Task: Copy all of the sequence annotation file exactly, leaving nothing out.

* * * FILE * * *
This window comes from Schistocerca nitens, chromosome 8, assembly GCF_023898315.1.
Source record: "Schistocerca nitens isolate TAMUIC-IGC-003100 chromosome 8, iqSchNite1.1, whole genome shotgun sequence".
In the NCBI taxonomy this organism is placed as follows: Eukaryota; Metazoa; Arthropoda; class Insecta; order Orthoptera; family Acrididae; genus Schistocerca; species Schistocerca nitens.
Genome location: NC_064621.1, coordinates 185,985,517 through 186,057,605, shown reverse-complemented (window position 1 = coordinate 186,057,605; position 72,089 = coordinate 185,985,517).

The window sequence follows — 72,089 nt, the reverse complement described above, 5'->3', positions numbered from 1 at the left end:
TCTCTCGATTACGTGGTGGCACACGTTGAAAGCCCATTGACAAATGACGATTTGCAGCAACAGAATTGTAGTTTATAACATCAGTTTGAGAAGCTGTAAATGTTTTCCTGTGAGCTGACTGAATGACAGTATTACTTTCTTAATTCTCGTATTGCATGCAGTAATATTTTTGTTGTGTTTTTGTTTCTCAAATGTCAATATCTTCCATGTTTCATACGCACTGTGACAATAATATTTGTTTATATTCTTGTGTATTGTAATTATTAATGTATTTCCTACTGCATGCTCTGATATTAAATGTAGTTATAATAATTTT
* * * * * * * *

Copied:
This window comes from Schistocerca nitens, chromosome 8, assembly GCF_023898315.1.
Source record: "Schistocerca nitens isolate TAMUIC-IGC-003100 chromosome 8, iqSchNite1.1, whole genome shotgun sequence".
In the NCBI taxonomy this organism is placed as follows: Eukaryota; Metazoa; Arthropoda; class Insecta; order Orthoptera; family Acrididae; genus Schistocerca; species Schistocerca nitens.
Genome location: NC_064621.1, coordinates 185,985,517 through 186,057,605, shown reverse-complemented (window position 1 = coordinate 186,057,605; position 72,089 = coordinate 185,985,517).

The window sequence follows — 72,089 nt, the reverse complement described above, 5'->3', positions numbered from 1 at the left end:
TCTCTCGATTACGTGGTGGCACACGTTGAAAGCCCATTGACAAATGACGATTTGCAGCAACAGAATTGTAGTTTATAACATCAGTTTGAGAAGCTGTAAATGTTTTCCTGTGAGCTGACTGAATGACAGTATTACTTTCTTAATTCTCGTATTGCATGCAGTAATATTTTTGTTGTGTTTTTGTTTCTCAAATGTCAATATCTTCCATGTTTCATACGCACTGTGACAATAATATTTGTTTATATTCTTGTGTATTGTAATTATTAATGTATTTCCTACTGCATGCTCTGATATTAAATGTAGTTATAATAATTTT